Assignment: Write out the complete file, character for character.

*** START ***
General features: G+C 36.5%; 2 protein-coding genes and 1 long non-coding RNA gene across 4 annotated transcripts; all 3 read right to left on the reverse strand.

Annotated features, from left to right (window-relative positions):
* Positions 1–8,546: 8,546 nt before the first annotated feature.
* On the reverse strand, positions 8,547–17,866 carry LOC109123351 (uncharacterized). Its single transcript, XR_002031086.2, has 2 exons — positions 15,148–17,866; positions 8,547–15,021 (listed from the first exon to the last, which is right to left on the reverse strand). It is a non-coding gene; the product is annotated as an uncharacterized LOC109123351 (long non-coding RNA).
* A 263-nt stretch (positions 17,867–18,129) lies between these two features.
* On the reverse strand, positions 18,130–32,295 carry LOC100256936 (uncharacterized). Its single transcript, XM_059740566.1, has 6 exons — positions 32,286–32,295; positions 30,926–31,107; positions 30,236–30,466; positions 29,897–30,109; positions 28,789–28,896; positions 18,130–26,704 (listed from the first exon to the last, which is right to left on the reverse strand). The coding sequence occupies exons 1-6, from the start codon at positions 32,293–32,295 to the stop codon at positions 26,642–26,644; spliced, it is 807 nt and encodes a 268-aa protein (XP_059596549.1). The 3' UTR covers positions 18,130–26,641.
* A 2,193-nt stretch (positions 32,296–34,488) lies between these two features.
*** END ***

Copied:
General features: G+C 36.5%; 2 protein-coding genes and 1 long non-coding RNA gene across 4 annotated transcripts; all 3 read right to left on the reverse strand.

Annotated features, from left to right (window-relative positions):
* Positions 1–8,546: 8,546 nt before the first annotated feature.
* On the reverse strand, positions 8,547–17,866 carry LOC109123351 (uncharacterized). Its single transcript, XR_002031086.2, has 2 exons — positions 15,148–17,866; positions 8,547–15,021 (listed from the first exon to the last, which is right to left on the reverse strand). It is a non-coding gene; the product is annotated as an uncharacterized LOC109123351 (long non-coding RNA).
* A 263-nt stretch (positions 17,867–18,129) lies between these two features.
* On the reverse strand, positions 18,130–32,295 carry LOC100256936 (uncharacterized). Its single transcript, XM_059740566.1, has 6 exons — positions 32,286–32,295; positions 30,926–31,107; positions 30,236–30,466; positions 29,897–30,109; positions 28,789–28,896; positions 18,130–26,704 (listed from the first exon to the last, which is right to left on the reverse strand). The coding sequence occupies exons 1-6, from the start codon at positions 32,293–32,295 to the stop codon at positions 26,642–26,644; spliced, it is 807 nt and encodes a 268-aa protein (XP_059596549.1). The 3' UTR covers positions 18,130–26,641.
* A 2,193-nt stretch (positions 32,296–34,488) lies between these two features.